Peruvian Paso Horses
When Mark and I met, it didn't take long before we discovered that we had a common interest. We both wanted to eventually have a living situation that included horses in our lives. We originally had quarterhorses in mind, but after seeing a local news clip about Peruvian Paso horses that were to perform at the San Mateo County Fair, we decided to go see them. That started it all. After some research, we were convinced that we had found "our" breed of horse. With their lateral four-beat (non-jarring) gait, Peruvian Pasos are easy on their riders' backs. This turned out to be a God-send, as much later, a work-related back injury and a subsequent neck injury, made Peruvians, the only breed of horse that I could possibly hope to ride. We immersed ourselves in all aspects of Peruvian Paso horse culture. We joined local and national breed organizations, we rode in parades (we were the 2-time California State Champion Matched Pair parade team) and we even went to Peru in 2005, to see the traditional approach to breeding, training and raising these beautiful animals. We have bred our Peruvian Pasos and had our herd up to 9 Pasos. These days, our Anatolians occupy much of our time, so our Paso herd is down to 7. We do however, find time to ride our horses around our 110 acre ranch ans we continue to marvel at our horses' spirit and intelligence.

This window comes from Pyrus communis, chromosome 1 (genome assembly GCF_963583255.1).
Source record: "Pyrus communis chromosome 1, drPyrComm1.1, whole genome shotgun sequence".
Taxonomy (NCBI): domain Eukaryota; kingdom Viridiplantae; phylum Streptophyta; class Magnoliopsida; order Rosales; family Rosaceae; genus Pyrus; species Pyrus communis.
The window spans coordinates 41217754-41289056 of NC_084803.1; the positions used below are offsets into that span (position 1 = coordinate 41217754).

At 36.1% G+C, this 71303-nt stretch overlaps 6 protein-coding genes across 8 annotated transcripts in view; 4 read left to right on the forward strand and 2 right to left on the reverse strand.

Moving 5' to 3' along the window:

English Shire Horses
One of the largest horses in the world, the Shire originated in the 'Shires' of England and is a descendant of the Old English Black Horse whose ancestors were the 'great horses' of mediaeval times. It stands up to 19 hands, and may be bay, brown, black or grey in color. An immensely strong, big-barrelled horse, with long legs carrying much feather, it nevertheless has a fine head in comparison to its overall size. Despite its great size and strength (an average Shire will weigh 1 ton and is capable of moving a 5-ton load) it is the gentlest of horses and is a good worker in agriculture and as an urban draught horse. With the ever increasing mechanization of the twentieth century, the Shire and other heavy breeds, could easily have been allowed to die out, but fortunately there has in recent times been a great revival of interest in these magnificent animals. No show classes are more popular with spectators than those for the 'heavies'. Shires still work the land in some parts of the country and several brewers use them to pull drays in the city streets.